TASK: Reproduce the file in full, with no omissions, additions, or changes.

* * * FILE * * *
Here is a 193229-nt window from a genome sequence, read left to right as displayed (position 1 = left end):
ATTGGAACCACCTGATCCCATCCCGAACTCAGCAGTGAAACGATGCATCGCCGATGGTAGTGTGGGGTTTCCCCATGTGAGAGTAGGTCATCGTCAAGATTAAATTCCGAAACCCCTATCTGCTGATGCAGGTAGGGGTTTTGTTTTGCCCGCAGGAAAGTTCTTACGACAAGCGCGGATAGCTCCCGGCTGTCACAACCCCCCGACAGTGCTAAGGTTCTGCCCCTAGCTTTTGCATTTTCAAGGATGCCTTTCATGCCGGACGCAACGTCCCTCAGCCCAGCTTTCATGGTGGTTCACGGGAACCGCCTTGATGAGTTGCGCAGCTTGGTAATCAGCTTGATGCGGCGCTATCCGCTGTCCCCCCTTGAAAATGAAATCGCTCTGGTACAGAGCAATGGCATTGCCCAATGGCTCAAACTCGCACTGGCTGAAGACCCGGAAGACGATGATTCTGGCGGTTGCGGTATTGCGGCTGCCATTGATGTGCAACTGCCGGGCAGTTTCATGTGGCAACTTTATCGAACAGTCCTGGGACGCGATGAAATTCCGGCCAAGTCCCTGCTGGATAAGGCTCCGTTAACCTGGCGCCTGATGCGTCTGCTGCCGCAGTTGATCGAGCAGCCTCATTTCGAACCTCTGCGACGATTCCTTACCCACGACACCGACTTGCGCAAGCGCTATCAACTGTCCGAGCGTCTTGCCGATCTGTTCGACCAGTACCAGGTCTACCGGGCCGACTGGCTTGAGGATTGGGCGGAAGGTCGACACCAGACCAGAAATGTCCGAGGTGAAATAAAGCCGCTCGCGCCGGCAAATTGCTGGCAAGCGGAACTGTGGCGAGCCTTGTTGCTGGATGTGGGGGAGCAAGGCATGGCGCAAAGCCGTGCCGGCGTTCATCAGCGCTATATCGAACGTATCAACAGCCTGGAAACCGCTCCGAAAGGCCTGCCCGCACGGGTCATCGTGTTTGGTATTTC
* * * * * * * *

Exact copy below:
Here is a 193229-nt window from a genome sequence, read left to right as displayed (position 1 = left end):
ATTGGAACCACCTGATCCCATCCCGAACTCAGCAGTGAAACGATGCATCGCCGATGGTAGTGTGGGGTTTCCCCATGTGAGAGTAGGTCATCGTCAAGATTAAATTCCGAAACCCCTATCTGCTGATGCAGGTAGGGGTTTTGTTTTGCCCGCAGGAAAGTTCTTACGACAAGCGCGGATAGCTCCCGGCTGTCACAACCCCCCGACAGTGCTAAGGTTCTGCCCCTAGCTTTTGCATTTTCAAGGATGCCTTTCATGCCGGACGCAACGTCCCTCAGCCCAGCTTTCATGGTGGTTCACGGGAACCGCCTTGATGAGTTGCGCAGCTTGGTAATCAGCTTGATGCGGCGCTATCCGCTGTCCCCCCTTGAAAATGAAATCGCTCTGGTACAGAGCAATGGCATTGCCCAATGGCTCAAACTCGCACTGGCTGAAGACCCGGAAGACGATGATTCTGGCGGTTGCGGTATTGCGGCTGCCATTGATGTGCAACTGCCGGGCAGTTTCATGTGGCAACTTTATCGAACAGTCCTGGGACGCGATGAAATTCCGGCCAAGTCCCTGCTGGATAAGGCTCCGTTAACCTGGCGCCTGATGCGTCTGCTGCCGCAGTTGATCGAGCAGCCTCATTTCGAACCTCTGCGACGATTCCTTACCCACGACACCGACTTGCGCAAGCGCTATCAACTGTCCGAGCGTCTTGCCGATCTGTTCGACCAGTACCAGGTCTACCGGGCCGACTGGCTTGAGGATTGGGCGGAAGGTCGACACCAGACCAGAAATGTCCGAGGTGAAATAAAGCCGCTCGCGCCGGCAAATTGCTGGCAAGCGGAACTGTGGCGAGCCTTGTTGCTGGATGTGGGGGAGCAAGGCATGGCGCAAAGCCGTGCCGGCGTTCATCAGCGCTATATCGAACGTATCAACAGCCTGGAAACCGCTCCGAAAGGCCTGCCCGCACGGGTCATCGTGTTTGGTATTTC